How to Produce a Multi-channel Campaign that Converts

Producing a multi-channel marketing campaign that converts connections into customers requires a great strategy and a well-coordinated team. That’s because multi-channel marketing is different from typical marketing. It’s meant to be tailored, timed, and targeted—which means your efforts and messaging should be, too.

To pull off a successful multi-channel campaign, you’ll want an agile team of professionals to help orchestrate the plan, create the assets, and handle the distribution that will amplify your reach, maximize ROI, and minimize customer acquisition costs.

Here’s how to get it done—and who can help.

Research and Strategy
  • Research & analysis
  • Audience segmentation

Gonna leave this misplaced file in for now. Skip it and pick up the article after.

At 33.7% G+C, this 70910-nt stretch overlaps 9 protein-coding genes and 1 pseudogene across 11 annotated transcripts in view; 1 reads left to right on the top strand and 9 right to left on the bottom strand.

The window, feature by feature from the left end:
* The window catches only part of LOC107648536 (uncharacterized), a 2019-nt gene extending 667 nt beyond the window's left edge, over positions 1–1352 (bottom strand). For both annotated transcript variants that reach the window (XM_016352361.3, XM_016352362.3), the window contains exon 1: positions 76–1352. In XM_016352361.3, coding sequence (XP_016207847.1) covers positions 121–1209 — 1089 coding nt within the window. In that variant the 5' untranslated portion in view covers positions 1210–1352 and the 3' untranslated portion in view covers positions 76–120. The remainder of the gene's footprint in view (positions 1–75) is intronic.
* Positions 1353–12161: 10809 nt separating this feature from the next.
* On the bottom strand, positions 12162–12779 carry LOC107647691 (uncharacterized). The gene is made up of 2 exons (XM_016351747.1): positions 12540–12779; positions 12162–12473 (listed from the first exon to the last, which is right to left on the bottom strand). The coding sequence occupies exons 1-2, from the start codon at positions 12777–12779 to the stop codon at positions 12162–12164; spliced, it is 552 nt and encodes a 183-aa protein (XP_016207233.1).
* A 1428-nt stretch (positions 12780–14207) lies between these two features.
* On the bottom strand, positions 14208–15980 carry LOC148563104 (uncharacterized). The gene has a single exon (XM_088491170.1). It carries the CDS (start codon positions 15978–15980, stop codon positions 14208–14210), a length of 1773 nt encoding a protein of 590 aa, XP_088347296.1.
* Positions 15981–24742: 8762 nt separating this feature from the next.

• Personas and use cases
  • Optimal channels to target
Planning & Creative Direction
  • Strategy & Creative brief
  • Concept & Messaging
  • Per-channel messaging
  • Creative concepts
  • Brand visual guidelines
Creative Content & Assets
  • Creative assets
  • Social media strategy
  • Digital, mobile optimized assets (website, landing page, push notifications)
  • Written content (newsletter, gated content, ads, blogs)
  • Video content
  • Email campaign assets
Launch, Distribution, and Promotion
  • Social media management & sponsored posts
  • Native ad placement (third-party sites, streaming services)
  • Content publishing
  • Email list management, database integration, and automation
  • PPC
  • Organic SEO
Monitoring & Analytics
  • Qualitative and quantitative reviews
  • Reports about KPIs and ROI